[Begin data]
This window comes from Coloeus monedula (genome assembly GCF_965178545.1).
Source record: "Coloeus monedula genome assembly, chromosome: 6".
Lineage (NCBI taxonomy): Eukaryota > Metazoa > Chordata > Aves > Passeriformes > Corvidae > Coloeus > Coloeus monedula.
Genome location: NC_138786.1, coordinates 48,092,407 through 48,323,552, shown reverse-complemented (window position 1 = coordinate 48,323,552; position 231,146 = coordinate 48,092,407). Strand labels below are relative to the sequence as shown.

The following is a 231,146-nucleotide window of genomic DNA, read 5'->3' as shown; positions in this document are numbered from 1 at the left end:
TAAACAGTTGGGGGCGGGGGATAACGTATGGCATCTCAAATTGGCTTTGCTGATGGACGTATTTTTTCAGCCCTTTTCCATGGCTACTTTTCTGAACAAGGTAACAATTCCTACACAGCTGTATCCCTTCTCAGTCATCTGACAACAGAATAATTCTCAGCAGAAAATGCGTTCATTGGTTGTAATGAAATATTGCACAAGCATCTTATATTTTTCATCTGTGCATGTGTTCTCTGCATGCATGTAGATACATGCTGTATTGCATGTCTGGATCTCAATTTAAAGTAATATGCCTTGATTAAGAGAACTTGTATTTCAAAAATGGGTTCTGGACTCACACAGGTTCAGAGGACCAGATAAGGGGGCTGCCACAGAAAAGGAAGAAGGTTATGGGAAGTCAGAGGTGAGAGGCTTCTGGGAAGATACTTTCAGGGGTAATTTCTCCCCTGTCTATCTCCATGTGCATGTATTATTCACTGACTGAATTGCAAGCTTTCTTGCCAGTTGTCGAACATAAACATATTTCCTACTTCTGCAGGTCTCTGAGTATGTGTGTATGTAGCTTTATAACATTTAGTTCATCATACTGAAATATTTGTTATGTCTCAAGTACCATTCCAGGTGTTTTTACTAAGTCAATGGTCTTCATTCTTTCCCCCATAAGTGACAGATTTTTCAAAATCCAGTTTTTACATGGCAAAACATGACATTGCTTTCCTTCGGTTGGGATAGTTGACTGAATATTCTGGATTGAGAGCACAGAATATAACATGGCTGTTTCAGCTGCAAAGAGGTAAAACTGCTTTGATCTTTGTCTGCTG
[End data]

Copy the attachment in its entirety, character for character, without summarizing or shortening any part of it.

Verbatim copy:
This window comes from Coloeus monedula (genome assembly GCF_965178545.1).
Source record: "Coloeus monedula genome assembly, chromosome: 6".
Lineage (NCBI taxonomy): Eukaryota > Metazoa > Chordata > Aves > Passeriformes > Corvidae > Coloeus > Coloeus monedula.
Genome location: NC_138786.1, coordinates 48,092,407 through 48,323,552, shown reverse-complemented (window position 1 = coordinate 48,323,552; position 231,146 = coordinate 48,092,407). Strand labels below are relative to the sequence as shown.

The following is a 231,146-nucleotide window of genomic DNA, read 5'->3' as shown; positions in this document are numbered from 1 at the left end:
TAAACAGTTGGGGGCGGGGGATAACGTATGGCATCTCAAATTGGCTTTGCTGATGGACGTATTTTTTCAGCCCTTTTCCATGGCTACTTTTCTGAACAAGGTAACAATTCCTACACAGCTGTATCCCTTCTCAGTCATCTGACAACAGAATAATTCTCAGCAGAAAATGCGTTCATTGGTTGTAATGAAATATTGCACAAGCATCTTATATTTTTCATCTGTGCATGTGTTCTCTGCATGCATGTAGATACATGCTGTATTGCATGTCTGGATCTCAATTTAAAGTAATATGCCTTGATTAAGAGAACTTGTATTTCAAAAATGGGTTCTGGACTCACACAGGTTCAGAGGACCAGATAAGGGGGCTGCCACAGAAAAGGAAGAAGGTTATGGGAAGTCAGAGGTGAGAGGCTTCTGGGAAGATACTTTCAGGGGTAATTTCTCCCCTGTCTATCTCCATGTGCATGTATTATTCACTGACTGAATTGCAAGCTTTCTTGCCAGTTGTCGAACATAAACATATTTCCTACTTCTGCAGGTCTCTGAGTATGTGTGTATGTAGCTTTATAACATTTAGTTCATCATACTGAAATATTTGTTATGTCTCAAGTACCATTCCAGGTGTTTTTACTAAGTCAATGGTCTTCATTCTTTCCCCCATAAGTGACAGATTTTTCAAAATCCAGTTTTTACATGGCAAAACATGACATTGCTTTCCTTCGGTTGGGATAGTTGACTGAATATTCTGGATTGAGAGCACAGAATATAACATGGCTGTTTCAGCTGCAAAGAGGTAAAACTGCTTTGATCTTTGTCTGCTG